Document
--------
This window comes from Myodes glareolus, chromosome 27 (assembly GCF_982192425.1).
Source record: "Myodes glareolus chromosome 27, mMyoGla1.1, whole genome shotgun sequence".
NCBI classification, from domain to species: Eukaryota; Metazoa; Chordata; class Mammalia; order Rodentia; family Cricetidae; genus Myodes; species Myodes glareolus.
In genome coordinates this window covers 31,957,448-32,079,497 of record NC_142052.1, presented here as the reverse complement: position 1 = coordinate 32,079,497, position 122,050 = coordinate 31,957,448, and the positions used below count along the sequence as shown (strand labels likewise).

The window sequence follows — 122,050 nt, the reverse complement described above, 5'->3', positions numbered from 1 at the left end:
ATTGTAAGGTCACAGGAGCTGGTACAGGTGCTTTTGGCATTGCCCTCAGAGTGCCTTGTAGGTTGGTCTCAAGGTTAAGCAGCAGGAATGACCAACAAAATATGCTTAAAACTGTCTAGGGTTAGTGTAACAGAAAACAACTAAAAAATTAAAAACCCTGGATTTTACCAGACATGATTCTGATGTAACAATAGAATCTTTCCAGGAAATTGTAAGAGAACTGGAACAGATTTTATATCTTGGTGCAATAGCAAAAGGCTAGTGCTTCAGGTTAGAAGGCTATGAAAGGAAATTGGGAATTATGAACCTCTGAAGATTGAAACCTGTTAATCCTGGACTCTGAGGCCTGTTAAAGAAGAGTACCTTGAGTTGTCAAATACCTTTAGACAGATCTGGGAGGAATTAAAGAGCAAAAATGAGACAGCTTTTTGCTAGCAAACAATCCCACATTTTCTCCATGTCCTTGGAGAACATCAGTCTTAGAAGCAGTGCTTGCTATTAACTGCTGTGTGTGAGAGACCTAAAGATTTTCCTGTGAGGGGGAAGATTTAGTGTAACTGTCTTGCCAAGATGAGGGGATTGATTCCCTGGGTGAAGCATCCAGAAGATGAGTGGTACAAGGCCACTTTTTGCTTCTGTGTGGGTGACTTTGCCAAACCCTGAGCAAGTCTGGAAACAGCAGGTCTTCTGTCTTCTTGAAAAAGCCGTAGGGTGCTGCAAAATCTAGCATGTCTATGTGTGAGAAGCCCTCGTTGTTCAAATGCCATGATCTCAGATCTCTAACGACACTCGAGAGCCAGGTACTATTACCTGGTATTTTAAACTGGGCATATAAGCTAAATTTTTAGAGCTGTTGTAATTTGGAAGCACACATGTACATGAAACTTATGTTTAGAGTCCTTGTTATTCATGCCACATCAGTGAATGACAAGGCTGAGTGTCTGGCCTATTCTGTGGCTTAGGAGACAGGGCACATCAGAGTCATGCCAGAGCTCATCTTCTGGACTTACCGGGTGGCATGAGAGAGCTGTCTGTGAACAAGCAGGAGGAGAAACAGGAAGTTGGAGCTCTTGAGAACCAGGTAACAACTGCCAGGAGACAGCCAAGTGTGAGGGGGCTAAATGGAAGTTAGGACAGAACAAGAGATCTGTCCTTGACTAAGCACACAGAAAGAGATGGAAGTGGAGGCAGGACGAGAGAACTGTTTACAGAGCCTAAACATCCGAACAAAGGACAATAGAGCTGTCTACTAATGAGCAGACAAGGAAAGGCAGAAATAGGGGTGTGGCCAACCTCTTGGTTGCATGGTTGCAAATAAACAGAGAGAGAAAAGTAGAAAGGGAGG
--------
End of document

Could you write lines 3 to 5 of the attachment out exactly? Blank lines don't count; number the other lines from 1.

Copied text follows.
NCBI classification, from domain to species: Eukaryota; Metazoa; Chordata; class Mammalia; order Rodentia; family Cricetidae; genus Myodes; species Myodes glareolus.
In genome coordinates this window covers 31,957,448-32,079,497 of record NC_142052.1, presented here as the reverse complement: position 1 = coordinate 32,079,497, position 122,050 = coordinate 31,957,448, and the positions used below count along the sequence as shown (strand labels likewise).

The window sequence follows — 122,050 nt, the reverse complement described above, 5'->3', positions numbered from 1 at the left end: